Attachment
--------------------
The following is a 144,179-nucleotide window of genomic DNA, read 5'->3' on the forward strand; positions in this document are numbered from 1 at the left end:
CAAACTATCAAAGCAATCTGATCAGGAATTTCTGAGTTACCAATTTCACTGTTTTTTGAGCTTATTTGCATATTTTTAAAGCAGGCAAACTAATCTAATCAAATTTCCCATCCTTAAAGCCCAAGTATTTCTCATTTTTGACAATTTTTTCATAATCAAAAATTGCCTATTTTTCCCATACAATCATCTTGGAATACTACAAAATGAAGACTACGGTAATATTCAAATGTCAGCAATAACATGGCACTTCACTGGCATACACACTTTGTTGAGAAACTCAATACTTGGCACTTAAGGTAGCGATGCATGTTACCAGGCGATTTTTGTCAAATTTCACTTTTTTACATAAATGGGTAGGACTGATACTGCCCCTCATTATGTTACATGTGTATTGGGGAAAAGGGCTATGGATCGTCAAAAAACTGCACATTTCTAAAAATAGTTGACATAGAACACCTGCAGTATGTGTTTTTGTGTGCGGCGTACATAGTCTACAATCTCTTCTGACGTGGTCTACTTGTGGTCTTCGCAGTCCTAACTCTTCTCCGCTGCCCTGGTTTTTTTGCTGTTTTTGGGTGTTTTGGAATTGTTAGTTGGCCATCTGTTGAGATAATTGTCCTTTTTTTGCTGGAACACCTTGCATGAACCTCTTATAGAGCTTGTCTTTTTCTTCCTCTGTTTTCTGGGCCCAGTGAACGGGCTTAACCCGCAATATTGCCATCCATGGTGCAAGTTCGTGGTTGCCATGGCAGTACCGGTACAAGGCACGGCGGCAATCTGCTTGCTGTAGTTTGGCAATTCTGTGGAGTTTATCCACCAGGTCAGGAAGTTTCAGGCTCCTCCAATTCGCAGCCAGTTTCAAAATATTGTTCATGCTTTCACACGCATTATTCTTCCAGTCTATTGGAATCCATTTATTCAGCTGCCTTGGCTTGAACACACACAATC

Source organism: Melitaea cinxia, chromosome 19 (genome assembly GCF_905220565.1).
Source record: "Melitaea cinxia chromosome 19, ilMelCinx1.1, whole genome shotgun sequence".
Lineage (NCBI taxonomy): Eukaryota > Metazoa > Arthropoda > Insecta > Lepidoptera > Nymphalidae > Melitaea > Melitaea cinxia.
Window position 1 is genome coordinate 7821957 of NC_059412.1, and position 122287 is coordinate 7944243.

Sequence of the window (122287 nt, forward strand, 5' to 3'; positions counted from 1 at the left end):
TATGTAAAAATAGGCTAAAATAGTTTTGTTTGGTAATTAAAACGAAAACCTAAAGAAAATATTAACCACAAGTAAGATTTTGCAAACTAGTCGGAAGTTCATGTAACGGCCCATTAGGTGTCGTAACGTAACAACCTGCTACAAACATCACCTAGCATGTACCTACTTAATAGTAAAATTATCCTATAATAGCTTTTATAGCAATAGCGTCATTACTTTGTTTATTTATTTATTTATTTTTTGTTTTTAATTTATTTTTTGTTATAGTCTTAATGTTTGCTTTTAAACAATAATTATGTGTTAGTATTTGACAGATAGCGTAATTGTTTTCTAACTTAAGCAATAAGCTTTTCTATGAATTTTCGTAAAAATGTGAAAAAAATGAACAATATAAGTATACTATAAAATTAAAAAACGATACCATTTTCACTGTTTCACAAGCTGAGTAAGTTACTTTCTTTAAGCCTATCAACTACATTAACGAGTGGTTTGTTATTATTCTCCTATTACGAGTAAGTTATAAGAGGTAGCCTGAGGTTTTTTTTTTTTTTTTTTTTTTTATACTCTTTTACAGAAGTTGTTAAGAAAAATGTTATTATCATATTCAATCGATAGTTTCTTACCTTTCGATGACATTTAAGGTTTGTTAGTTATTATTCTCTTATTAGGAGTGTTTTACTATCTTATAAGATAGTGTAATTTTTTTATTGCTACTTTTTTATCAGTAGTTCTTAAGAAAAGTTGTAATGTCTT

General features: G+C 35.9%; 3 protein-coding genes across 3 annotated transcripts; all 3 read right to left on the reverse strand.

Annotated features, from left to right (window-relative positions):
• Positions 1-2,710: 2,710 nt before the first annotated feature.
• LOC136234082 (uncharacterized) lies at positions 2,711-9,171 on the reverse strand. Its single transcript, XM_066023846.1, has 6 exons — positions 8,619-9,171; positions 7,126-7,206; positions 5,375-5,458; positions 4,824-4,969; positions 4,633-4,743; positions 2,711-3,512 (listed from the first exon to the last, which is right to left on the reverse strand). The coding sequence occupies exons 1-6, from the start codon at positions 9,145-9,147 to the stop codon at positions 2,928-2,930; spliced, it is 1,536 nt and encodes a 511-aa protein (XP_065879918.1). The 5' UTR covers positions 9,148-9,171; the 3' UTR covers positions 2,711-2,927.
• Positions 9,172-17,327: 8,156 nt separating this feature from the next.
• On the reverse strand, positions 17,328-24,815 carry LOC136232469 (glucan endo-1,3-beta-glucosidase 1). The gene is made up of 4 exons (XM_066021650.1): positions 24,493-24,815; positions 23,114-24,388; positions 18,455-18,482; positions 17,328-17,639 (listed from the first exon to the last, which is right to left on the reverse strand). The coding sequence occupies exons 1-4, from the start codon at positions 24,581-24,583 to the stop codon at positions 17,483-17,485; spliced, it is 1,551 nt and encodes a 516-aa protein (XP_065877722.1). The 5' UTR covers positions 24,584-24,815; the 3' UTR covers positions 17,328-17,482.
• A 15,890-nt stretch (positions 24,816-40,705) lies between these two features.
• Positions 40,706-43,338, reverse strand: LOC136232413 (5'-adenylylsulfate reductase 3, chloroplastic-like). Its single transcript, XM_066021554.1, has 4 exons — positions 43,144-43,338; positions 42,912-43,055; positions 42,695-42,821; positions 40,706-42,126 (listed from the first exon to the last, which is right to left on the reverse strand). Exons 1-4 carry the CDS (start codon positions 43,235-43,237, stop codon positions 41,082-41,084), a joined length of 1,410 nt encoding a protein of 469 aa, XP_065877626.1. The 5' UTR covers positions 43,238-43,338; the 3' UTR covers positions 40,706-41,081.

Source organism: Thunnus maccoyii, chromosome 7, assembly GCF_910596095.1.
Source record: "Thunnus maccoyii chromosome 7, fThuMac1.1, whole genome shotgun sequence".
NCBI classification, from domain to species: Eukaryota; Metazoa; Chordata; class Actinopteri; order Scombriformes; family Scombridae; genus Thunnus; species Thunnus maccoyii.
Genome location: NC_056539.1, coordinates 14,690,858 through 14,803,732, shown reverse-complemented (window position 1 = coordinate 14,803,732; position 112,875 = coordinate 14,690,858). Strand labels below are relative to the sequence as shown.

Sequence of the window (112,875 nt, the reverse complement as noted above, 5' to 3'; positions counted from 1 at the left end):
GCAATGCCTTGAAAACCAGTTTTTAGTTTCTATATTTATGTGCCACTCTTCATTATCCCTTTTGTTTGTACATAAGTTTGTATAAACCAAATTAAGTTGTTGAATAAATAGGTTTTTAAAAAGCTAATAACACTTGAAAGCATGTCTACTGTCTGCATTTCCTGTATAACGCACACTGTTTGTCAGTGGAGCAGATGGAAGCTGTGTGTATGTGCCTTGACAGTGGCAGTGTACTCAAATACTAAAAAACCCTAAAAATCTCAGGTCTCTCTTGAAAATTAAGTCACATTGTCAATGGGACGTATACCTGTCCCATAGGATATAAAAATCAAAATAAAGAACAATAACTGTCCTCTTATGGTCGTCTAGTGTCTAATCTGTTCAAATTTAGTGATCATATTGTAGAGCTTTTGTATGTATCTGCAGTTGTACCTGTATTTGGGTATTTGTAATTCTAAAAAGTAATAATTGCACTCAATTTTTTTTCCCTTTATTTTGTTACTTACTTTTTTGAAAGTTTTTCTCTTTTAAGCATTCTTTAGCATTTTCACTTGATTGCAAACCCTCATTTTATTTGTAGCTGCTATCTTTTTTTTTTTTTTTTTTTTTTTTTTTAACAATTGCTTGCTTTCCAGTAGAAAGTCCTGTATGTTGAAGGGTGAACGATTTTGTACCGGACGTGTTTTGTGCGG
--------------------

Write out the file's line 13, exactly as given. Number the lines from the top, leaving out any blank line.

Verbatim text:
• Positions 9,172-17,327: 8,156 nt separating this feature from the next.